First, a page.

Creamer's Field Migratory Waterfowl Refuge

Currently Open [Closes at 05:00 pm]
  • Address: 1300 College Rd, Fairbanks, AK 99701, United States
    Map
  • Timings: 10:00 am - 05:00 pm Details
  • Phone: +1-9074597231
  • Ticket Price: Free
  • Time Required: 03:00 Hrs
  • Tags: Wildlife Park, Family And Kids

Humans and wildlife share the rich treasures of this natural refuge, which is an important centre of tourism, research and education. Birdies in particular will find a visit to this place indispensable; among the sights they can expect are sandhill cranes, mallard ducks, chickadees, redpolls, ravens and owls. and Canada geese. The forests and wetlands play a critical role in the lives of migratory birds. You can visit and view:

  • Boreal Forest Trail - typical self guided walk that leads to a viewing tower
  • Seasonal Wetland Trail - animal activity depends on the season
  • Farm Road Trail - open fields and woods. Be ready with your camera for sudden wildlife
  • The Creamer Farmstead Visitor Centre - a historic preserved site that's the best place to organise your visit. This is also the place to organise winter time activities such as cross-country skiing, dog mushing, and skijoring.

  • The Alaska Department of Fish and Game department must be consulted before any hunting or trapping activities.

  • By Car

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  • Creamer's Field Migratory Waterfowl Refuge Address: 1300 College Rd, Fairbanks, AK 99701, United States
  • Creamer's Field Migratory Waterfowl Refuge Contact Number: +1-9074597231
  • Creamer's Field Migratory Waterfowl Refuge Timing: 10:00 am - 05:00 pm
  • Creamer's Field Migratory Waterfowl Refuge Price: Free
  • Best time to visit Creamer's Field Migratory Waterfowl Refuge(preferred time): 10:00 am - 02:00 pm
  • Time required to visit Creamer's Field Migratory Waterfowl Refuge: 03:00 Hrs
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  • Website: http://en.wikipedia.org/wiki?curid=1839319
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  • 70.54% of people who visit Fairbanks include Creamer's Field Migratory Waterfowl Refuge in their plan

  • 53.85% of people start their Creamer's Field Migratory Waterfowl Refuge visit around 12 PM - 1 PM

  • People usually take around 3 Hrs to see Creamer's Field Migratory Waterfowl Refuge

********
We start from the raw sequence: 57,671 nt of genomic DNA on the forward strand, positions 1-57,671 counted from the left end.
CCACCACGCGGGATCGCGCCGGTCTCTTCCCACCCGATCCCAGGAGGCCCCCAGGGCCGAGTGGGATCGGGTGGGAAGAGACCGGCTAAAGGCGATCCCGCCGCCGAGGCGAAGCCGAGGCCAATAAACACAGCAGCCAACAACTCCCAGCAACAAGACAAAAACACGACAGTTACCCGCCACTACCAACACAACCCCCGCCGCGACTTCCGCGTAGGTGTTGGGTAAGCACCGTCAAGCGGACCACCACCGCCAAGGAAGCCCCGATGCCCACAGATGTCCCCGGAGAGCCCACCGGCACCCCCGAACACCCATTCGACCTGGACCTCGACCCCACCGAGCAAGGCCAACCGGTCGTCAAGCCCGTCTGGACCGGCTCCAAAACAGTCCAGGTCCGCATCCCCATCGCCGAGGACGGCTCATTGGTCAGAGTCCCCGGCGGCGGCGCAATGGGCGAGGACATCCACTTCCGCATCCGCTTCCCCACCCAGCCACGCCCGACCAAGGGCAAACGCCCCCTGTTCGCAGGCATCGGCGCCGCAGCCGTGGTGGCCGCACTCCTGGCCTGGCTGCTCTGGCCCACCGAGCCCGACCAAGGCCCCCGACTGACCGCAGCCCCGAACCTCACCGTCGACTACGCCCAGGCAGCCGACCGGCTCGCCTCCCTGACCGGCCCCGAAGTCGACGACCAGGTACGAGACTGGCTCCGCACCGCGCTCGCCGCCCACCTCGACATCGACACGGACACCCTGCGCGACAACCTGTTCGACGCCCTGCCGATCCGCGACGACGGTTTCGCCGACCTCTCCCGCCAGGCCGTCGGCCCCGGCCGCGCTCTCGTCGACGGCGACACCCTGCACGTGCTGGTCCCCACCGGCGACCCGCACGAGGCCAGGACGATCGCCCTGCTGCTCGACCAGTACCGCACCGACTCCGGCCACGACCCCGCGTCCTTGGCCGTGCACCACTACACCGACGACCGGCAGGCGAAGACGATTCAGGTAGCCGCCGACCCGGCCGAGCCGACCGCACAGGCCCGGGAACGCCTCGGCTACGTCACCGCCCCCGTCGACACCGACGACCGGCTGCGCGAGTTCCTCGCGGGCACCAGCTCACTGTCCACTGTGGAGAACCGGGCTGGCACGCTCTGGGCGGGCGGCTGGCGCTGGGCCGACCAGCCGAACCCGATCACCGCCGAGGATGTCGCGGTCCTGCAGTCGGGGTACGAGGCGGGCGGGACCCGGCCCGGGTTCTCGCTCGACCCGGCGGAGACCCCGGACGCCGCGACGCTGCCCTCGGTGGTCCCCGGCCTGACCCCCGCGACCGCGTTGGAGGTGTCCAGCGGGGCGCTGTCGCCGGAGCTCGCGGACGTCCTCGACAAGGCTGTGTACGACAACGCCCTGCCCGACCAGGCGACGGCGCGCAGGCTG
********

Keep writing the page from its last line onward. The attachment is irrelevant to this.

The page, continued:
Wednesday, Friday and Saturday

71.74% of people prefer to travel by car while visiting Creamer's Field Migratory Waterfowl Refuge

People normally club together Fountainhead Antique Auto Museum and Fairbanks Ice Museum while planning their visit to Creamer's Field Migratory Waterfowl Refuge.

* The facts given above are based on traveler data on TripHobo and might vary from the actual figures
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  • Fairbanks is lucky to have this place. Located right in town, it's an essential stoping point for waterfowl in the summer and has an extensive trail system for both summer and winter use. I grew up walking, running, and skiing around the different loops around Creamer's, and felt it was an important part of my childhood. There's no entrance fee: we're blessed with free and open access.

  • Unfortunately only Outhouse bathrooms near The Visitor Center Center, but for some reason the ones by the viewing deck were locked? The grounds are beautiful, we saw lots of ducks and geese. The Visitor Center building was suffocatingly warm, I took a few pictures inside but couldn't enjoy really looking at everything since I could hardly breathe. It was only about 50° outside. I came from Texas to Alaska to enjoy some cooler weather!

  • Our expectation was low coming to this place. After all, a creamery as a conservation area? They converted it into a guide area and shop but you can also visit for free on your own. The best part however was some of the nature walks that go through the Alaskan rainforest with plenty of boardwalks in areas underwater. We were lucky enough to be there as the cranes, ducks and geese were migrating through in early September

  • Love it. Nice place to walk. lots of trails. Birds are awesome when they are here. great place to take kids and dogs.

  • My friends and I were enjoying a walk around the property until we saw a pigeon tied up as live bait. The predator should be able to catch the prey on their own. If needing to observe the act, there are better ways to achieve that objective. The lack of compassion from the staff that explained what was going on with the wildlife and live bait was horrendous. Seriously disappointed by the entire ordeal.

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